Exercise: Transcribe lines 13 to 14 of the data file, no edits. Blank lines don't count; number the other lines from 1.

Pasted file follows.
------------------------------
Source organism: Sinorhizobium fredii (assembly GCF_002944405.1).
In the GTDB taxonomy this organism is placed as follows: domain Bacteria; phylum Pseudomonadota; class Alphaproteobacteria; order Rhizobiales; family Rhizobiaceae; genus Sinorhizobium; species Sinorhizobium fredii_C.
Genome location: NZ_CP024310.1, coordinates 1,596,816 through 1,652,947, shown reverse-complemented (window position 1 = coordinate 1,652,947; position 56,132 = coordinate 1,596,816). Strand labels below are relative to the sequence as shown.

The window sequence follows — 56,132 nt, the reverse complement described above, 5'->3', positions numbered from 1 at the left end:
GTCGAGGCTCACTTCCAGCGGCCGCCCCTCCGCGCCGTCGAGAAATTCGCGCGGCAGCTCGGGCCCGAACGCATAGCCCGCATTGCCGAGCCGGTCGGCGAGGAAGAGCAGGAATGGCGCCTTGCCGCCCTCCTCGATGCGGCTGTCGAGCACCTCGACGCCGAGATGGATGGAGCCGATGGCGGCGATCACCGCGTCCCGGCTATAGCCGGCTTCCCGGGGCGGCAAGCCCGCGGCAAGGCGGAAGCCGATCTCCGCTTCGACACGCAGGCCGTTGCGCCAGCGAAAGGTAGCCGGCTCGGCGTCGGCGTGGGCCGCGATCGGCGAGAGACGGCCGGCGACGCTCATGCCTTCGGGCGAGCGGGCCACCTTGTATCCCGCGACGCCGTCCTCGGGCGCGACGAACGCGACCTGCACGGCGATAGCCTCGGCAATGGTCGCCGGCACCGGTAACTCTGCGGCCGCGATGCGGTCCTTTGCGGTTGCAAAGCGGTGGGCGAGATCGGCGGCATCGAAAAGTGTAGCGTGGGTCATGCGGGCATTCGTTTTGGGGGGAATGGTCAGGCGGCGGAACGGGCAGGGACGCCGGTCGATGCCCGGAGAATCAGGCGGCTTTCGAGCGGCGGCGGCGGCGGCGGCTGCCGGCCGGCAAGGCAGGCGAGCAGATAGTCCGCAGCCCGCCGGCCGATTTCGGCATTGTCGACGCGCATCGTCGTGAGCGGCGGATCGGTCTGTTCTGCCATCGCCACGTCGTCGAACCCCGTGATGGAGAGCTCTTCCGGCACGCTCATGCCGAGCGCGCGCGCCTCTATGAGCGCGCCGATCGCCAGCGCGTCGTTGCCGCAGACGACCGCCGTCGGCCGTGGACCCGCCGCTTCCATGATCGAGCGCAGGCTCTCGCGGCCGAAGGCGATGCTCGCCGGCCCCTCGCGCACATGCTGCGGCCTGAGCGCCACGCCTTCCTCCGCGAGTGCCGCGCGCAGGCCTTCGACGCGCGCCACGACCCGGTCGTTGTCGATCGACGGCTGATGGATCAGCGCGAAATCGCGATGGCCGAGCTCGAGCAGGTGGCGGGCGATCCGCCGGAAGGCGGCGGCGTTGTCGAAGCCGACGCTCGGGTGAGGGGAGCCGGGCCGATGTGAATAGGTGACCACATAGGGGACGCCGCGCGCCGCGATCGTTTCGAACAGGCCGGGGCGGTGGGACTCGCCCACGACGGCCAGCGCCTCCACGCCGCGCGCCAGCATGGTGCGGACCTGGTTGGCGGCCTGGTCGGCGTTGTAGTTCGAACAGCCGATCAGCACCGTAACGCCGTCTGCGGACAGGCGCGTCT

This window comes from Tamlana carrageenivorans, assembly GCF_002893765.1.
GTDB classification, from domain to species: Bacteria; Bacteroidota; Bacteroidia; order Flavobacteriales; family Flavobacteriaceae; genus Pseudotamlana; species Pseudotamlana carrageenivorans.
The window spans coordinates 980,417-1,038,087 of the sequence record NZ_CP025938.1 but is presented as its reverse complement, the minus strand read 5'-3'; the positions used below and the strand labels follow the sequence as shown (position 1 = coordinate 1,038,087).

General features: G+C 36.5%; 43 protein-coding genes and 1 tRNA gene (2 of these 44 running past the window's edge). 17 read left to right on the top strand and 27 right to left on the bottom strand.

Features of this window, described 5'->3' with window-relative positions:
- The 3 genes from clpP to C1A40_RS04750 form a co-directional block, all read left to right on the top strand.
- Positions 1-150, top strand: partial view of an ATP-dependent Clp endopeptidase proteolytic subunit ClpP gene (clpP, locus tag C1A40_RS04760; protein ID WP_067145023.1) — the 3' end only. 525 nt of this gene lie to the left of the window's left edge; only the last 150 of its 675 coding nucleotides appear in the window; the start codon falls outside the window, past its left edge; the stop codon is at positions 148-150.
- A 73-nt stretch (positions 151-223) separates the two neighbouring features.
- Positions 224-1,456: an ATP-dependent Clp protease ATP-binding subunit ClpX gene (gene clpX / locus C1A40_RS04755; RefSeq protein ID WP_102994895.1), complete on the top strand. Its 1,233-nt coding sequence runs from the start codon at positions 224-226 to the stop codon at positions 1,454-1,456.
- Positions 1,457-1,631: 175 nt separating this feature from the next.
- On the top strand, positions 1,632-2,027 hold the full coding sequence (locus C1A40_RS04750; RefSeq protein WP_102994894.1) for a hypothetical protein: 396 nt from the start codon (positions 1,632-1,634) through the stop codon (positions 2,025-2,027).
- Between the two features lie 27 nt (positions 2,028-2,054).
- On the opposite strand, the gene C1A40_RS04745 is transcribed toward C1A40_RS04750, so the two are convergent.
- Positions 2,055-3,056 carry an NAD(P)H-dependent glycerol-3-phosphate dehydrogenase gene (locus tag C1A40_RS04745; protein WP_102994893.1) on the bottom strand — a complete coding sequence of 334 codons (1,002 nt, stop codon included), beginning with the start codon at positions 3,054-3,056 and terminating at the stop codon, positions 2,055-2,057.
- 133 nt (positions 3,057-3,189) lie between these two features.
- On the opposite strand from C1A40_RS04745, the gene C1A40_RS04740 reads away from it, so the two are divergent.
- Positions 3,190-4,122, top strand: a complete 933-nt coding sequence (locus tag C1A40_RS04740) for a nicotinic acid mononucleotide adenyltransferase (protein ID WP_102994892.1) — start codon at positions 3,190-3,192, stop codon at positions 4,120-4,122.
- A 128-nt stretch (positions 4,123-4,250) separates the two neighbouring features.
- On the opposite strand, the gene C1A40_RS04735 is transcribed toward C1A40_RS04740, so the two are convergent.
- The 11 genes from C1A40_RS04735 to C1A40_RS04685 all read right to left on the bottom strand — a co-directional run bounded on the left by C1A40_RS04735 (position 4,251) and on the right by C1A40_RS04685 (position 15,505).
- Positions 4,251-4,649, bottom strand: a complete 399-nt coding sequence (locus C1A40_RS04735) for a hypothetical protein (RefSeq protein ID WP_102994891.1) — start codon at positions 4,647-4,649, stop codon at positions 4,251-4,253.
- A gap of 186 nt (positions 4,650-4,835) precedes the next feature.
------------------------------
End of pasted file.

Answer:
- A 73-nt stretch (positions 151-223) separates the two neighbouring features.
- Positions 224-1,456: an ATP-dependent Clp protease ATP-binding subunit ClpX gene (gene clpX / locus C1A40_RS04755; RefSeq protein ID WP_102994895.1), complete on the top strand. Its 1,233-nt coding sequence runs from the start codon at positions 224-226 to the stop codon at positions 1,454-1,456.